Elected as a moderate, the words out of the Governor’s mouth certainly don’t lead anyone to believe he’s a firebrand.
Of course, word and deed are two different things.
The truth is, Gov. Haslam’s positions further a system of government that focuses on helping those who don’t need it rather than helping those who do.
If you have had access to things like healthcare, education, and capital among others throughout your life, its fairly simple to rationalize that people who lack access, do so out of choice rather than necessity or circumstance.
Further, it is easy to rationalize that people are choosing to be personally irresponsible rather than circumstances getting in the way. Circumstances for someone who’s had all his worldly needs taken care of their whole life are just excuses, right?
From there, its a short trip to they don’t deserve help, which is the position of the GOP generally. They don’t believe that circumstance has anything to do with outcomes. They believe that if you’re not doing well, its because of something you did or didn’t do.
Of course, the reality is very different from this belief. And while Gov. Haslam’s commitment to this belief may not be as strong as other members of his party, its there, just obscured in his mushy language and by those firebrands who trumpet it from the highest mountains.
The most obvious example of this idea is found in the Tennessee General Assembly’s GOP caucus. To hear some in that august body tell it, folks that aren’t making it just aren’t trying hard enough.
Rep. Casada’s “Just get a job”, statement from the 2010 session is one of the better examples, though the just killed Oliver Twist Act comes in a close second, if only because the GOP Senate caucus itself understood the bill would show too much of the this belief to the general public.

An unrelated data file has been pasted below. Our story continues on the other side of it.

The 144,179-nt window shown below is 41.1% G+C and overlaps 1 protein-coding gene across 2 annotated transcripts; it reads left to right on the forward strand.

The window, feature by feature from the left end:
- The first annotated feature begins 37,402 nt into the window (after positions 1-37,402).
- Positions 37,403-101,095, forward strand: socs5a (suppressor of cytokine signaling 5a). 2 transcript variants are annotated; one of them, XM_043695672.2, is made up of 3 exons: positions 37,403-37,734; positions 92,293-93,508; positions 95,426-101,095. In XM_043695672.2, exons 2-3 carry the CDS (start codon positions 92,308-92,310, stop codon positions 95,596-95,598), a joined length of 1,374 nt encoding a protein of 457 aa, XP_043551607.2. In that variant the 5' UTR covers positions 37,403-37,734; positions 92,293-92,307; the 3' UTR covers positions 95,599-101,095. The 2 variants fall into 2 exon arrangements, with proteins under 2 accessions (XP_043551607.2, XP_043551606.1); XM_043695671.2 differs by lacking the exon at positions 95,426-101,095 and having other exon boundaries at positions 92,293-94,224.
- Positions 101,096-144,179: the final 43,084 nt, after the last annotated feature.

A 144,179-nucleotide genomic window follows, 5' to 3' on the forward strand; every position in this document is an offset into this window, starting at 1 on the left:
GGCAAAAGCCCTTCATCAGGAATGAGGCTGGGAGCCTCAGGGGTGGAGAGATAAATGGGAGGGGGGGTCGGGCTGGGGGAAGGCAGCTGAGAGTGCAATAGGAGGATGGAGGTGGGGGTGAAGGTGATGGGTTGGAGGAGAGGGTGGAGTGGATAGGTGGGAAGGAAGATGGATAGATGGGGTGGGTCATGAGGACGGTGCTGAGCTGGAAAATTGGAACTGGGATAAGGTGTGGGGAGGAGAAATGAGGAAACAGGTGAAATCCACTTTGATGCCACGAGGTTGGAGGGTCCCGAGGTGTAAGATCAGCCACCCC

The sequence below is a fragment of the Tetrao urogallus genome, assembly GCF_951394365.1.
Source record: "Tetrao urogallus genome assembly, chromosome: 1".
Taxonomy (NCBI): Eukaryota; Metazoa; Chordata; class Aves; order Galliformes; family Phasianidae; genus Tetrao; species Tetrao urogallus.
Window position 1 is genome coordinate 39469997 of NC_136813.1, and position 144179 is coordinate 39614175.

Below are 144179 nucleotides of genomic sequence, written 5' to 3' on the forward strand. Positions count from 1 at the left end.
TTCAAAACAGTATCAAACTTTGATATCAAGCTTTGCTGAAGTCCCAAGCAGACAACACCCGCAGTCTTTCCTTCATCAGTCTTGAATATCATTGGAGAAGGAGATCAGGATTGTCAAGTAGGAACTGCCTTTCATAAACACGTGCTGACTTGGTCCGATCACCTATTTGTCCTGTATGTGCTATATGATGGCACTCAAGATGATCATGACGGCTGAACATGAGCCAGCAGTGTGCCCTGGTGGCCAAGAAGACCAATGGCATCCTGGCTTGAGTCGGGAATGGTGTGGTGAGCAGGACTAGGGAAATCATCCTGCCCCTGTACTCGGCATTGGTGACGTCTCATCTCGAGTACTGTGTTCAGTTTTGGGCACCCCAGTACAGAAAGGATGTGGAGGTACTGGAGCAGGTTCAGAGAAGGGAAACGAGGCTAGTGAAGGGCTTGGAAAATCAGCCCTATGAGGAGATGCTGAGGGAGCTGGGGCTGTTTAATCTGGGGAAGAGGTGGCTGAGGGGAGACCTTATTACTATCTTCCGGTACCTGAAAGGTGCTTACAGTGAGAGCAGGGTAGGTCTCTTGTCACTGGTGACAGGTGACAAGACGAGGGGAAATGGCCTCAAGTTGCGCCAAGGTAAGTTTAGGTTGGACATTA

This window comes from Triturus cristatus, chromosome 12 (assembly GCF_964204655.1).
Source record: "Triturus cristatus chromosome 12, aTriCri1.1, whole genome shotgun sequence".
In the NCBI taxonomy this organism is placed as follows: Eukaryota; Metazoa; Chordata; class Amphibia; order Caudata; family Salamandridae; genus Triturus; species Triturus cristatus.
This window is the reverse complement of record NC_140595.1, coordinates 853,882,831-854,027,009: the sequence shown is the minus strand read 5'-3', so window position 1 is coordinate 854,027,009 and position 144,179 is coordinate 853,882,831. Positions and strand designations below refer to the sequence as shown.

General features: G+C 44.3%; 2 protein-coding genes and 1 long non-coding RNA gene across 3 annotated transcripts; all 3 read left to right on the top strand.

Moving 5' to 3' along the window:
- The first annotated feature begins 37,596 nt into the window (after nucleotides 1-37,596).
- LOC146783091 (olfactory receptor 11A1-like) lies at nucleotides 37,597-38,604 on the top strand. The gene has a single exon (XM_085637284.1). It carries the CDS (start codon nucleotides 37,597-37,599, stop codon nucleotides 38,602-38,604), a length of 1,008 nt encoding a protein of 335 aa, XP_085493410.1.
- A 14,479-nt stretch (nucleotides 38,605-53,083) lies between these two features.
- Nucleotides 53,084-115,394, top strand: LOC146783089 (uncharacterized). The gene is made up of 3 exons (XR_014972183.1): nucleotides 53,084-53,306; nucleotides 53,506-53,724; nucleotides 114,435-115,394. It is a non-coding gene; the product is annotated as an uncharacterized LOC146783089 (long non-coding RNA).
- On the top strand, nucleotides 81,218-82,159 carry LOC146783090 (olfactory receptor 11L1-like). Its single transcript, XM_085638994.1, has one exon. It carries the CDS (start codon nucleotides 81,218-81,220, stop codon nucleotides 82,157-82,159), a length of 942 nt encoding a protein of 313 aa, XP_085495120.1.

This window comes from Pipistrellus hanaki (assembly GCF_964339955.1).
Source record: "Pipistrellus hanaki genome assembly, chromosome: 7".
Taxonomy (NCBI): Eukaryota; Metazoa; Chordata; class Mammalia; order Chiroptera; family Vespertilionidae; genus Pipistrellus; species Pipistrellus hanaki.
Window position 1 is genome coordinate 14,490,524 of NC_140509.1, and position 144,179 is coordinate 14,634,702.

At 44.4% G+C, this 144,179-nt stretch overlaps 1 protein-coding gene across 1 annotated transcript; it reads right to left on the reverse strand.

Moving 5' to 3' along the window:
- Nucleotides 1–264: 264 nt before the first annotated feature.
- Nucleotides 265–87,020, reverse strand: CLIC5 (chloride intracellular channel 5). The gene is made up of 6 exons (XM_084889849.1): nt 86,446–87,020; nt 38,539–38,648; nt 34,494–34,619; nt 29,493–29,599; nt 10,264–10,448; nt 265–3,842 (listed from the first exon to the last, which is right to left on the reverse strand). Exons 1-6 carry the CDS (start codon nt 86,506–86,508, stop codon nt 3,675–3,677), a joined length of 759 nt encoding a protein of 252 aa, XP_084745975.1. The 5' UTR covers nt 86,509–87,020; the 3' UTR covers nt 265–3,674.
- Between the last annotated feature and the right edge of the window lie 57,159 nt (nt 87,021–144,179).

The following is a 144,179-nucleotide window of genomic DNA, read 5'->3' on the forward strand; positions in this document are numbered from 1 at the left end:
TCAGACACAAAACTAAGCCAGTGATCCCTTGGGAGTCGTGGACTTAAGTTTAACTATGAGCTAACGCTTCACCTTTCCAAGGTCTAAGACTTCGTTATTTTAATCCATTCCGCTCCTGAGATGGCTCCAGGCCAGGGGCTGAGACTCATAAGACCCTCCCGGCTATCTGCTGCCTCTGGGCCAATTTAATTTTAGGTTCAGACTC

To be honest, the list of outrageously ridiculous bills are too many to mention. But they do give the Governor something he desperately needs…cover to do things administratively…in the background…that ultimately accomplish the very things the legislature seeks to achieve.
While the Governor isn’t being held accountable for the actions of the legislature, he also hasn’t chosen to take a stand on issues that don’t match up to his moderate image. The public has largely given him a pass on the more radical ideals that have come up…and by extension, that pass has included measures that he actually supports.
The sum total of Gov. Haslam’s legislative victories include the recently passed Workers Comp Bill which will only hurt workers, a bill that weakens teacher unions, and by extension, makes teaching a much less attractive profession, passed tort reform which was supposed to be a huge job creator, but really just “put a price on the life of the weak”, as Eric Stewart put it, put an end to the inheritance tax by 2016 which only impacted 900 people a year, and worked to reduce the impact of the Hall Tax on investment income through bills SB980 and SB0198.
None of these bills mean a hill of beans to regular people in this state.
Haslam even, at first rejected calls by Democrats to lower the sales tax on food before including it in his legislative package this term.
So while companies and the wealthy saw their taxes and potential liability drop by thousands of dollars each, us folks down here at the bottom get to see a $3.65/yr. tax cut in sales tax on food…which at best will buy you a frozen burrito at your local “Quick Stop”.
That is supposed to be “moderate governance”.
Both the legislative victories, and foil legislation, mean to distract people from real policy changes that are occurring in the agencies the Governor’s office has direct control over.
Over the past two years, the Governor has taken steps to tighten requirements for people that receive state services, without input or direction from the legislature. This effort hasn’t been reported on in the media. In fact, there are few who even know about it outside of providers. But it is happening, and the pinch is on those who need these services to, in some cases, survive.
This is all done in the service of “efficiency”. Unfortunately, efficiency really means making it as hard as legally possible for people to receive services they qualify for, which is a big part of the reason there are 98,000+ people who qualify for TennCare, but aren’t on the rolls. They are being turned away on technicalities, artificial barriers, rather than reality. Damn the consequences.
In the process, many of them are racking up huge hospital bills that lead to bankruptcies, or uncompensated care that puts the viability of hospitals in danger.
That’s not efficiency, its slow suicide.